To translate that experience into a horror film, Peele tapped into the paranoia he felt during that first meeting with his ex-girlfriend's family. “You can be in a situation where you don’t know [and think:] Am I being paranoid? Is there something real going on? Is it both? That to me was a perfect situation -- a perfect thing to give a protagonist of a horror movie,” he says, adding there’s one question his favorite horror movies always ask: “Am I imagining this?”
“I just was so happy that Jordan was saying this. And it was just like, ‘Oh, I can't believe you're allowed to say this in film,’” Kaluuya says. The 27-year-old English actor went on to elaborate on his own past experience of racial profiling by the police in England. “What's most interesting about that issue is, when it came out in the press, how many black men said, ‘It happened to me. It happened to me and we don't talk about it.’”
Explaining the resonance of Get Out, Kaluuya adds: “This film deals with how much black men and women internalize what's happened with them and don't share it. It comes out in such a visceral way that looks like rage, that looks unexplainable, that looks like it's coming out of nowhere. But [your race] is a constant signpost throughout your whole life where you're told you're different, you're different, you're different. It's really hard to cope with that, and that's why it's really important to explore that.”
Williams agrees. “My hope is that it just gets people talking about it, because [race is] not that scary once you start talking about it,” she says. “I will never actually know what it's like to live in another body, but I spend a lot of my time trying to understand at least the experience that other people have. It's not scary. You just have to acknowledge it.”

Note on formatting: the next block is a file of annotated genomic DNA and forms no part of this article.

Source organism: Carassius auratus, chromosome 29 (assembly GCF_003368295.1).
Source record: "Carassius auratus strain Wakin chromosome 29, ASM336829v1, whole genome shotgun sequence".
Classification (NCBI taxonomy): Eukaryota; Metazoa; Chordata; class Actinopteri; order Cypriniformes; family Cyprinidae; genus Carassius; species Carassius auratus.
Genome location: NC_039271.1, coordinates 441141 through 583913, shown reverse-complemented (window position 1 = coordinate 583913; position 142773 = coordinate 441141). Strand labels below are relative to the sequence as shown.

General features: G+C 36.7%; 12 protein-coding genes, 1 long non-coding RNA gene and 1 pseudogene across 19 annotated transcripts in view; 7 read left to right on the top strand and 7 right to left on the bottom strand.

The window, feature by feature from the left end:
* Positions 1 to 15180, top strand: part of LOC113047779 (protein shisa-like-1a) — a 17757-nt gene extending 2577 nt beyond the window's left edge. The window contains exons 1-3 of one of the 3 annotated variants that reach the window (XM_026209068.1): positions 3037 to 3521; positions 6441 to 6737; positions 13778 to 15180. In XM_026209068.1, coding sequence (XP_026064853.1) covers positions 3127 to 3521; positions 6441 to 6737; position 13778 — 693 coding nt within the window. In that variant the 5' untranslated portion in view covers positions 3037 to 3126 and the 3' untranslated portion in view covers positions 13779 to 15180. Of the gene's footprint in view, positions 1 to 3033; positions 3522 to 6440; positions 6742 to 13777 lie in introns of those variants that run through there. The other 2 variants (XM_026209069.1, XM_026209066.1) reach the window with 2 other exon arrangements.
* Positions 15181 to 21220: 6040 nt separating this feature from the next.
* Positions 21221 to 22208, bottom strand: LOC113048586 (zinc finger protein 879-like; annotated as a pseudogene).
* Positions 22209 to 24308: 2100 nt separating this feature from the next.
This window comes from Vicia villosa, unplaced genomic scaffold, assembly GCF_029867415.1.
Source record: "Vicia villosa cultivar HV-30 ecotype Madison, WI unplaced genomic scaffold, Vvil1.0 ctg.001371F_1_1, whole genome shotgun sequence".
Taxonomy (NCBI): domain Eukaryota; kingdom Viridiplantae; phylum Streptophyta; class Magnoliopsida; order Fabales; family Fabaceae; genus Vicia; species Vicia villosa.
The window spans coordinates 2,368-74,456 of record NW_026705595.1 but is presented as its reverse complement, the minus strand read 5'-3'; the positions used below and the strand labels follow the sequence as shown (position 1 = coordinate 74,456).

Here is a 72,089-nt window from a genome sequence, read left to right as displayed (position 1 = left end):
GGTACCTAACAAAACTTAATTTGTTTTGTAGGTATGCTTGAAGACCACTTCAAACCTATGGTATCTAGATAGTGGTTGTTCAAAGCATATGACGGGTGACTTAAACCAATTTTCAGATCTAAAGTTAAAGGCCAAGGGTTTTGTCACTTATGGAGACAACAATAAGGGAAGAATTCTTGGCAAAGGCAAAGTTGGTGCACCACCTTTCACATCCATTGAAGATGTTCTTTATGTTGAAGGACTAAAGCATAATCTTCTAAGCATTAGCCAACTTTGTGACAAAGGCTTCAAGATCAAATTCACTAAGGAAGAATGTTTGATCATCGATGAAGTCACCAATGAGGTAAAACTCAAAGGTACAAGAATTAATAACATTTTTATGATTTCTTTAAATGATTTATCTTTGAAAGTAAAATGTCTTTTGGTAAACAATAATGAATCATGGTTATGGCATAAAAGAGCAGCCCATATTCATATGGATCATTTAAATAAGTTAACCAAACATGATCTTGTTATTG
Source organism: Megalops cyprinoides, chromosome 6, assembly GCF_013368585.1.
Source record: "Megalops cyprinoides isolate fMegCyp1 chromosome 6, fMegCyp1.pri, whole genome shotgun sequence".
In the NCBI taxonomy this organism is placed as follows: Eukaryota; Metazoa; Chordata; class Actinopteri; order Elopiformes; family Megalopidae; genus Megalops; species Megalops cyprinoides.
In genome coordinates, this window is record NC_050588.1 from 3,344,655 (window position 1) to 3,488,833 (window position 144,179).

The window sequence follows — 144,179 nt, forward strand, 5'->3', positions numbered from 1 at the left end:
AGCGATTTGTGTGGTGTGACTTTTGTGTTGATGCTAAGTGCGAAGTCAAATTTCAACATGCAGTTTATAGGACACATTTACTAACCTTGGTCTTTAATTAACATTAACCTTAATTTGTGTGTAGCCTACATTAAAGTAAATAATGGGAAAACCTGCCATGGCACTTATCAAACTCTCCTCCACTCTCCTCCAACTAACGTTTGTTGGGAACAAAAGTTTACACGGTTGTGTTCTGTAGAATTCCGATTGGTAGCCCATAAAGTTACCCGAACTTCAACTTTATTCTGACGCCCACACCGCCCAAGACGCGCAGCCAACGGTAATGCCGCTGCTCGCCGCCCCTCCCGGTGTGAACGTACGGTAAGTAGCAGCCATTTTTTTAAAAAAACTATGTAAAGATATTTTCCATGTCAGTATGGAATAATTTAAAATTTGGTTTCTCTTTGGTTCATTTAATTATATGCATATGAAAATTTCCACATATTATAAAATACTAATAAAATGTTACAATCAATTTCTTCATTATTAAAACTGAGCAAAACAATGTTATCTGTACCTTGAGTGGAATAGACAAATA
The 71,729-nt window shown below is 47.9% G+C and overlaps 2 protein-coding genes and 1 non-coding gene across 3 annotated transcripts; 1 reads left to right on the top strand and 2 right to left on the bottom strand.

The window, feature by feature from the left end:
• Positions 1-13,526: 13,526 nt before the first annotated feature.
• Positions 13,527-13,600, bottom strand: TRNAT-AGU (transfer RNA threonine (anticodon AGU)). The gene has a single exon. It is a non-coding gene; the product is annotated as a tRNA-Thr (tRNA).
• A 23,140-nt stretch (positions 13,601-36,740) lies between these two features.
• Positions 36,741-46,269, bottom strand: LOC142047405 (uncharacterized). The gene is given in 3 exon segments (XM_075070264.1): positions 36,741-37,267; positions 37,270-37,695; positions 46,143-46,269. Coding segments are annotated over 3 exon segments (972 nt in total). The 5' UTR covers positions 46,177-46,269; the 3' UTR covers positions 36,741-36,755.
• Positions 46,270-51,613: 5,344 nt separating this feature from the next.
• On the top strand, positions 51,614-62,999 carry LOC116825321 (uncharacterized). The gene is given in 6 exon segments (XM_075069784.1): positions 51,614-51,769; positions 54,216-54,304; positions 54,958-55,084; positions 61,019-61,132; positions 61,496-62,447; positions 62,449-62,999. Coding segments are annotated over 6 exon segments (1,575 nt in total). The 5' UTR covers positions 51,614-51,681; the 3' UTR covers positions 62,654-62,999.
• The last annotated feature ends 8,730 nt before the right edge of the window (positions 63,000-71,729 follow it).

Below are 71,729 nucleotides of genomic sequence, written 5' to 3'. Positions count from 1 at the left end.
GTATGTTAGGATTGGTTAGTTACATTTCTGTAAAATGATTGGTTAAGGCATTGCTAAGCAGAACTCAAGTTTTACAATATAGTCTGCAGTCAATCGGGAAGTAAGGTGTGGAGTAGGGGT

Peele, who is biracial (his mother is white and his father is black), is in an interracial relationship. He and Peretti married in 2016 after three years of dating. The actress -- who Peele describes as “crazy woke” -- has been very supportive of the film. And no, Get Out doesn’t draw from any real-life experiences meeting her family. “I pretty much wrote this movie before I met her, so, you know, probably on our first date I was telling her about this movie,” he says.
“She was just relieved it was good. In the first 10 minutes, she was like, ‘OK, my husband’s not a bad director,’” Peele laughs with relief. “It’s not like all my work gets a free pass with her. She’s very real with me. So when she loved it -- and she’s not a horror movie fan -- I was like, ‘We got it. We got something.’”
Which is great, considering that Peele promises more horror to come. “This is just the beginning of what I want to do with the horror genre and social thrillers. I’m dedicating my life to putting out crazy, weird horror films,” he says.
While the film debuted at a secret screening during the 2017 Sundance Film Festival, Peele is not worried about plot twists getting out there. “If people want to get spoilers, they can get spoilers,” he says. “If they prefer no spoilers, they can go no spoilers. I mean, this is the kind of movie that I think works the first time, the second time, the third time you see it.”
Peele is right -- the first time you see the film, you might be too scared to fully recognize the nuance in what he and his actors are doing or the deeper social message in the story. So, multiple viewings are not required, but recommended.